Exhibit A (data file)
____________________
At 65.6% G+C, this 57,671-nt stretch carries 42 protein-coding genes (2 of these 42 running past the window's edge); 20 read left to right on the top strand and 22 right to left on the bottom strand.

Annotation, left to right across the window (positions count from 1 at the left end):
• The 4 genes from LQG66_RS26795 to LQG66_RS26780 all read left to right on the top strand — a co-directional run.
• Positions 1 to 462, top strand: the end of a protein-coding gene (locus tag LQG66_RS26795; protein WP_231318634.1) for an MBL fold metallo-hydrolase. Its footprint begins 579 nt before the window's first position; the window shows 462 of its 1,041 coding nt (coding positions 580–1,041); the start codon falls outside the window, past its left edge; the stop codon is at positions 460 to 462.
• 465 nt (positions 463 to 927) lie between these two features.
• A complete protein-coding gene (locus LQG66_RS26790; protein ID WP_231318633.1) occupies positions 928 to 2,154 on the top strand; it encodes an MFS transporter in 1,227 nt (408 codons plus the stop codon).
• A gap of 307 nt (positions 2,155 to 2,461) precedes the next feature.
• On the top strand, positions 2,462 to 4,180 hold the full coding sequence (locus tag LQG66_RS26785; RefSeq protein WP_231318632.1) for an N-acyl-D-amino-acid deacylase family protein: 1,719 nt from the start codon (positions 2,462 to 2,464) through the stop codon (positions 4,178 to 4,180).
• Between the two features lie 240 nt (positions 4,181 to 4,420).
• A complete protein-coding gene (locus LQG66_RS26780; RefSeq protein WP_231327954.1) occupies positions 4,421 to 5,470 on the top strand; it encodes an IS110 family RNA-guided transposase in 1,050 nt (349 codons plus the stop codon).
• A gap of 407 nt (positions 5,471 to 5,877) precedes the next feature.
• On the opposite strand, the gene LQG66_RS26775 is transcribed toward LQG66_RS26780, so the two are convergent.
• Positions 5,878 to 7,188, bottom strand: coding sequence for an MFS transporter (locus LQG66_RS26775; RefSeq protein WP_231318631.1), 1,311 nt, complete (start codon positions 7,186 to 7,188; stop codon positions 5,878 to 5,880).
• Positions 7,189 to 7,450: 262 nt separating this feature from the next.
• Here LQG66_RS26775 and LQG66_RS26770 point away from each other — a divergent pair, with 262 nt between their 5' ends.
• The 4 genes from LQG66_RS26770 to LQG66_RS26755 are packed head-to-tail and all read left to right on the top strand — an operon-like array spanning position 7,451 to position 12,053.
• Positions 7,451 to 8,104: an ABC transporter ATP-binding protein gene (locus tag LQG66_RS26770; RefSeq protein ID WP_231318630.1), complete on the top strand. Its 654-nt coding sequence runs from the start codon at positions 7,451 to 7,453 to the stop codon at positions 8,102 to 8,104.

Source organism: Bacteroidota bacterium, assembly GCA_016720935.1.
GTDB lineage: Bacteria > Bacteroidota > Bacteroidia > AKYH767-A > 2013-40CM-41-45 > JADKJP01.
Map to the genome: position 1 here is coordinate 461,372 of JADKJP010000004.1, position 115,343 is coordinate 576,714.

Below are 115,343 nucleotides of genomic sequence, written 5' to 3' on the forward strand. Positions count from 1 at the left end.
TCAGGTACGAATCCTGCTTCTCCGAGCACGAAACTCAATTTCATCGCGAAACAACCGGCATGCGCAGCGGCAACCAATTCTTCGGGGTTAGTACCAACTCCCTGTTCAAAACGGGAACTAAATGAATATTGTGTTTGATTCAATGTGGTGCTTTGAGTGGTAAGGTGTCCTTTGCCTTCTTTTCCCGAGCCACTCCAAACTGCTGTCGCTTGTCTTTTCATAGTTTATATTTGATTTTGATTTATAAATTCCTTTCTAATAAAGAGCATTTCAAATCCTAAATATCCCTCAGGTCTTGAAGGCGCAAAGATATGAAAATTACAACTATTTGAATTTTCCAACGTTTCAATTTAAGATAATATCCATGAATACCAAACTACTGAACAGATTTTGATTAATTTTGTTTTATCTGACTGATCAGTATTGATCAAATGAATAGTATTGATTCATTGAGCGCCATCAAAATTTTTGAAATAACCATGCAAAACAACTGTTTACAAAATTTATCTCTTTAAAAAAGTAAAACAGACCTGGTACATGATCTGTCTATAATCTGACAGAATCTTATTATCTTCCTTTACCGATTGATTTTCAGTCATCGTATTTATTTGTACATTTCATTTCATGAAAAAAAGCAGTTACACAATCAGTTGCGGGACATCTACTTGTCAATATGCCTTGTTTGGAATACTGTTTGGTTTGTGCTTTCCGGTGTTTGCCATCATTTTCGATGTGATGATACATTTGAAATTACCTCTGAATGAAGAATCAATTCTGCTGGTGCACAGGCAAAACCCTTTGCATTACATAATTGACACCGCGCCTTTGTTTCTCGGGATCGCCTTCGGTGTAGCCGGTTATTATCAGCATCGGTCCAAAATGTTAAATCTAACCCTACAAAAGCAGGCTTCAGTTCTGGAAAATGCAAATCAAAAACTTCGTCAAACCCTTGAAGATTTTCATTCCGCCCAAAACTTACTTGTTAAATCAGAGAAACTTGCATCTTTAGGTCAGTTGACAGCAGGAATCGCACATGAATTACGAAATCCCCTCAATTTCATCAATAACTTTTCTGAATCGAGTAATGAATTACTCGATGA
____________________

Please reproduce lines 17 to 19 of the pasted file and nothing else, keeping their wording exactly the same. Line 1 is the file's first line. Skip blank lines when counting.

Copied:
• Positions 7,451 to 8,104: an ABC transporter ATP-binding protein gene (locus tag LQG66_RS26770; RefSeq protein ID WP_231318630.1), complete on the top strand. Its 654-nt coding sequence runs from the start codon at positions 7,451 to 7,453 to the stop codon at positions 8,102 to 8,104.

Source organism: Bacteroidota bacterium, assembly GCA_016720935.1.
GTDB lineage: Bacteria > Bacteroidota > Bacteroidia > AKYH767-A > 2013-40CM-41-45 > JADKJP01.